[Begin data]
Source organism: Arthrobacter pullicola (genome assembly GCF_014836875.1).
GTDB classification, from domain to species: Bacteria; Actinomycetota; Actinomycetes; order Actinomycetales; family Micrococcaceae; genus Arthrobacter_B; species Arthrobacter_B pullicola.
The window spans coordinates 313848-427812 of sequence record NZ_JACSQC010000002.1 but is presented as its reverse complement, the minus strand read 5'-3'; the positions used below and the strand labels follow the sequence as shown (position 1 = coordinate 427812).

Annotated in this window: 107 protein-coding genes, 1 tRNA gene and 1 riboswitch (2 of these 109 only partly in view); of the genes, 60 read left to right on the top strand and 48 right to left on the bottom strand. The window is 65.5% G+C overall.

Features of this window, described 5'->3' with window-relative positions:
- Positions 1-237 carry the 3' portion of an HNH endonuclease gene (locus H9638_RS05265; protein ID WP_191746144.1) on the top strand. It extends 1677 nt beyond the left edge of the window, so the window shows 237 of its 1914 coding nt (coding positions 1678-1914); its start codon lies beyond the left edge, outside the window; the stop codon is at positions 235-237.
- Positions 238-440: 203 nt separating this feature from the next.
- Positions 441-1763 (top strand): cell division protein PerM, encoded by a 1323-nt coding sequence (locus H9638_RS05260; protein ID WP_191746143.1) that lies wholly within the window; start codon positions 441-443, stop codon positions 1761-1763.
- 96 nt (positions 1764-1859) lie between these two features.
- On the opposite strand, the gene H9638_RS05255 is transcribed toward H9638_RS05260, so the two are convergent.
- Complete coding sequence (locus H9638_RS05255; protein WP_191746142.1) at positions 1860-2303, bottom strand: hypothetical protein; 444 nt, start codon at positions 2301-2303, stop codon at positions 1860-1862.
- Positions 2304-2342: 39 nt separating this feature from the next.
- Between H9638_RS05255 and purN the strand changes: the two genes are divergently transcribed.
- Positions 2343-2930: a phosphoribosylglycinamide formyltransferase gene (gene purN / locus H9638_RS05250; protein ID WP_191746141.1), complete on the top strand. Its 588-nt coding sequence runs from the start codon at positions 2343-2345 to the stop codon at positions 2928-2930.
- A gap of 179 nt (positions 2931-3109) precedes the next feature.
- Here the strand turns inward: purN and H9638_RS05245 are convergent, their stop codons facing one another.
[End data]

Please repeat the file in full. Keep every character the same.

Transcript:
Source organism: Arthrobacter pullicola (genome assembly GCF_014836875.1).
GTDB classification, from domain to species: Bacteria; Actinomycetota; Actinomycetes; order Actinomycetales; family Micrococcaceae; genus Arthrobacter_B; species Arthrobacter_B pullicola.
The window spans coordinates 313848-427812 of sequence record NZ_JACSQC010000002.1 but is presented as its reverse complement, the minus strand read 5'-3'; the positions used below and the strand labels follow the sequence as shown (position 1 = coordinate 427812).

Annotated in this window: 107 protein-coding genes, 1 tRNA gene and 1 riboswitch (2 of these 109 only partly in view); of the genes, 60 read left to right on the top strand and 48 right to left on the bottom strand. The window is 65.5% G+C overall.

Features of this window, described 5'->3' with window-relative positions:
- Positions 1-237 carry the 3' portion of an HNH endonuclease gene (locus H9638_RS05265; protein ID WP_191746144.1) on the top strand. It extends 1677 nt beyond the left edge of the window, so the window shows 237 of its 1914 coding nt (coding positions 1678-1914); its start codon lies beyond the left edge, outside the window; the stop codon is at positions 235-237.
- Positions 238-440: 203 nt separating this feature from the next.
- Positions 441-1763 (top strand): cell division protein PerM, encoded by a 1323-nt coding sequence (locus H9638_RS05260; protein ID WP_191746143.1) that lies wholly within the window; start codon positions 441-443, stop codon positions 1761-1763.
- 96 nt (positions 1764-1859) lie between these two features.
- On the opposite strand, the gene H9638_RS05255 is transcribed toward H9638_RS05260, so the two are convergent.
- Complete coding sequence (locus H9638_RS05255; protein WP_191746142.1) at positions 1860-2303, bottom strand: hypothetical protein; 444 nt, start codon at positions 2301-2303, stop codon at positions 1860-1862.
- Positions 2304-2342: 39 nt separating this feature from the next.
- Between H9638_RS05255 and purN the strand changes: the two genes are divergently transcribed.
- Positions 2343-2930: a phosphoribosylglycinamide formyltransferase gene (gene purN / locus H9638_RS05250; protein ID WP_191746141.1), complete on the top strand. Its 588-nt coding sequence runs from the start codon at positions 2343-2345 to the stop codon at positions 2928-2930.
- A gap of 179 nt (positions 2931-3109) precedes the next feature.
- Here the strand turns inward: purN and H9638_RS05245 are convergent, their stop codons facing one another.